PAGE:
Michael Carter-Williams describes the exasperation he experienced in his freshman year, as the former McDonalds All-American resigned to riding the pine behind a veteran backcourt. Yahoo!’s Jeff Eisenberg presents a vignette from the Syracuse locker room after a win at Providence in January: The freshman sat by himself after his teammates left, dreading the disapproval of his local friends and family who had traveled to see him play only to watch the Scoop Jardine and Dion Waiters show for all but four minutes. The notion of a blue-chip recruit waiting his turn is an old-school ethic that’s becoming harder and harder for coaches to sell, and Carter-Williams demonstrated a patience that would have eluded many 18-year-olds accustomed to the superstar treatment. “Michael had to pay his dues like when I went through high school and college,” said MCW’s high school coach, Mike Hart. “He got very frustrated at times. But we all knew his time would come and I’m glad everyone was patient.” Syracuse fans probably share that sentiment.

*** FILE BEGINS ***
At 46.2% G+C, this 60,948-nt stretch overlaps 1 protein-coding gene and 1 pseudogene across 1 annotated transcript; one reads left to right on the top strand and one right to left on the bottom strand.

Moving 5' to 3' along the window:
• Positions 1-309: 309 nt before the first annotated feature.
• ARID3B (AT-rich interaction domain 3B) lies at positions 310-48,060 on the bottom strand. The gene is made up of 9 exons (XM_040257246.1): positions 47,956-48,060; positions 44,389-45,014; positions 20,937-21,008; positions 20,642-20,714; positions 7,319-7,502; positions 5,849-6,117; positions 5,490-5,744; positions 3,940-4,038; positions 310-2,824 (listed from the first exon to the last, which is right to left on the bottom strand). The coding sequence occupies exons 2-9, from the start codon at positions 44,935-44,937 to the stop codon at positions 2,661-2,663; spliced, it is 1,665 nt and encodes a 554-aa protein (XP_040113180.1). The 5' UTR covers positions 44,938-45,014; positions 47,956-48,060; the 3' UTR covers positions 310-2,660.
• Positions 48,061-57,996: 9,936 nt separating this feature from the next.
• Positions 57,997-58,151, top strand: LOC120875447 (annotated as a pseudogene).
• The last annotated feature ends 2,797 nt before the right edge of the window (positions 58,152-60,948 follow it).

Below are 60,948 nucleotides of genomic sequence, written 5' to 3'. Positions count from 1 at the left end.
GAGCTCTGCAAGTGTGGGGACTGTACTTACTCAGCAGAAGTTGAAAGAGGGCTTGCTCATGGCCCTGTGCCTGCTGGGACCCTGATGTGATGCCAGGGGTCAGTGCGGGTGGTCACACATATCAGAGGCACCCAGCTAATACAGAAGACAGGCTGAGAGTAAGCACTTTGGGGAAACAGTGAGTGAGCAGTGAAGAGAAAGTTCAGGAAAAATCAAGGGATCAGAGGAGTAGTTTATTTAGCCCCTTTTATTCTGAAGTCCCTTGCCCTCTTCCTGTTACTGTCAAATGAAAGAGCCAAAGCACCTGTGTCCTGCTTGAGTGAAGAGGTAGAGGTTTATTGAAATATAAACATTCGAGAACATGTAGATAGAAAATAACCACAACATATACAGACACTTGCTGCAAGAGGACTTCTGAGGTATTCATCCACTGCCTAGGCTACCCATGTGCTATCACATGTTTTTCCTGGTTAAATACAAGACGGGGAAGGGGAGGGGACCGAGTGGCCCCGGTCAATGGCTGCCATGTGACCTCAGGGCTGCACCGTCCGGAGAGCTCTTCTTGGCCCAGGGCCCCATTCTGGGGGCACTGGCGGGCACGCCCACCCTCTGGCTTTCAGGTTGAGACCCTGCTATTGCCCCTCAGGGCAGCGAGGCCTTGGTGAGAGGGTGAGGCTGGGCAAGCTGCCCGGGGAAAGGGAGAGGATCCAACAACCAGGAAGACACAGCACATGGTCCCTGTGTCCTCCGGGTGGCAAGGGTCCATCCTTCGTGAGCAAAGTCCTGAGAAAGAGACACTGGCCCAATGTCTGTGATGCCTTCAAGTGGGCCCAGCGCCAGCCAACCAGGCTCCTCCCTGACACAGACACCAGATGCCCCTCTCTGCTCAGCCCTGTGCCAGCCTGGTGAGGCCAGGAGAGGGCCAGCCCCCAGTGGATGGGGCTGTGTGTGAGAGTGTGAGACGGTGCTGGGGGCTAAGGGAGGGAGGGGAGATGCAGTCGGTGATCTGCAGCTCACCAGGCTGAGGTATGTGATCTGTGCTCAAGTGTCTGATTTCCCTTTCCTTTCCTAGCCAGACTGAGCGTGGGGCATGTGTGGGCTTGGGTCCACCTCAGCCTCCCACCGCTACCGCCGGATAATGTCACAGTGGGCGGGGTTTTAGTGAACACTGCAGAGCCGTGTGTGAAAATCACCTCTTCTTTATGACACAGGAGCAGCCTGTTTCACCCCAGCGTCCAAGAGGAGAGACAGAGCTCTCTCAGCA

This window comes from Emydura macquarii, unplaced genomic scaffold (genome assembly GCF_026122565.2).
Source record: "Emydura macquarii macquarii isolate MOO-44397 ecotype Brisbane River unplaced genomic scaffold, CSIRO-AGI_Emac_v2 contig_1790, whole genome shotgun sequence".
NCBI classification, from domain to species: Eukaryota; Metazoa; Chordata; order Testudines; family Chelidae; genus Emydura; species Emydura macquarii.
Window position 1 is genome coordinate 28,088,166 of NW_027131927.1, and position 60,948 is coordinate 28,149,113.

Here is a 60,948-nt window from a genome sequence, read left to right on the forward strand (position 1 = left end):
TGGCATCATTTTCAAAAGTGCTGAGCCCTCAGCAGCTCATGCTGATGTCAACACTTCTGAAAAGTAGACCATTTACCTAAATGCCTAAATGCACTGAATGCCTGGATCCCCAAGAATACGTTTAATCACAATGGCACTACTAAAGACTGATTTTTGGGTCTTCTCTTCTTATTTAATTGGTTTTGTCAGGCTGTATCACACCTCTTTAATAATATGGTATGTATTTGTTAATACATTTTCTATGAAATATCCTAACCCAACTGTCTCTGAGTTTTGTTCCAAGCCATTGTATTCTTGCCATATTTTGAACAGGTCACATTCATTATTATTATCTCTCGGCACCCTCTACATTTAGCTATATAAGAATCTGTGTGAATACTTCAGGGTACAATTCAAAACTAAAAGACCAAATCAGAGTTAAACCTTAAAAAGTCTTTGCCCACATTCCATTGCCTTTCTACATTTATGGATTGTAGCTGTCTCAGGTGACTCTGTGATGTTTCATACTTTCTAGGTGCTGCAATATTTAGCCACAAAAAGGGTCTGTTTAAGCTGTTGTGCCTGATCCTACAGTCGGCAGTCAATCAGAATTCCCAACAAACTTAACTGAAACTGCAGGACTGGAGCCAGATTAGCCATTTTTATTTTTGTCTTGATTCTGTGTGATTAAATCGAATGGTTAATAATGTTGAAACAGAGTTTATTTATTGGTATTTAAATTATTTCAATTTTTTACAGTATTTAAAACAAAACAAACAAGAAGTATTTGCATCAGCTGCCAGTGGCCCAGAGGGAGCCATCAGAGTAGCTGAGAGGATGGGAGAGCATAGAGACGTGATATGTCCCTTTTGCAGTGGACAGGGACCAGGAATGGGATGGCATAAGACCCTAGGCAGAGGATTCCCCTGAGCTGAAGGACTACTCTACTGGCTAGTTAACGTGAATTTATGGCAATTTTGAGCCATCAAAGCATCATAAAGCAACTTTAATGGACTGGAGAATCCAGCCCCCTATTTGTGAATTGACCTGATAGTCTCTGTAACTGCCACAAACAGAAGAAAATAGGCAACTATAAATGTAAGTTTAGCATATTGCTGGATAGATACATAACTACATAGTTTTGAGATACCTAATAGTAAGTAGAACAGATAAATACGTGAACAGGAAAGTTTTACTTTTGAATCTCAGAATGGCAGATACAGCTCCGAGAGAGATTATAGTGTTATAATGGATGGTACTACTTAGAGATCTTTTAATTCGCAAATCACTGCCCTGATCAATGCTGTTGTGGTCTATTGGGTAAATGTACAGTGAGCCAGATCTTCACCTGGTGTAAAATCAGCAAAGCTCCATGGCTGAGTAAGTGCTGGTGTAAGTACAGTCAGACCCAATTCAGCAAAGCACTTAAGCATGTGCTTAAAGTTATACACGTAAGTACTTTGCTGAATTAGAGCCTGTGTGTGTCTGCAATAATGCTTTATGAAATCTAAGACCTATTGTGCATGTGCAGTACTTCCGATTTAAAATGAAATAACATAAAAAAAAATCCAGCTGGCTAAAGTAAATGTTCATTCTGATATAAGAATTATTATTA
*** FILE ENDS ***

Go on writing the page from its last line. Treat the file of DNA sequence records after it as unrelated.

Two weeks after undergoing surgery to install an orthopedic screw in his fractured left hand, Louisville’s Gorgui Dieng is out of his cast and could return to the court in about a week. Pitino was initially hoping his center could return by the Cards’ Big East opener against Providence on Junary 2, and my pessimistic outlook for Dieng-less Louisville had been predicated on that timetable (the joke is on me for credulously accepting one of Pitino’s infamously conservative injury prognoses). On his Wednesday night radio show, the UofL coach said he was eying the December 22 Western Kentucky game as a good opportunity to ease Dieng back into the lineup. The coach said he’d “love to get 15-18 minutes out of him” against WKU to prepare for the Battle for the Bluegrass five days later. Though Kentucky will presumably enter the Yum! Center with a “3” in its loss column rather than beside its initials, Pitino won’t trivialize any Calipari-coached UK team after losing four straight against the Cats. Barring a medical relapse, you can bank on Gorgui Dieng playing 20-plus minutes in that game.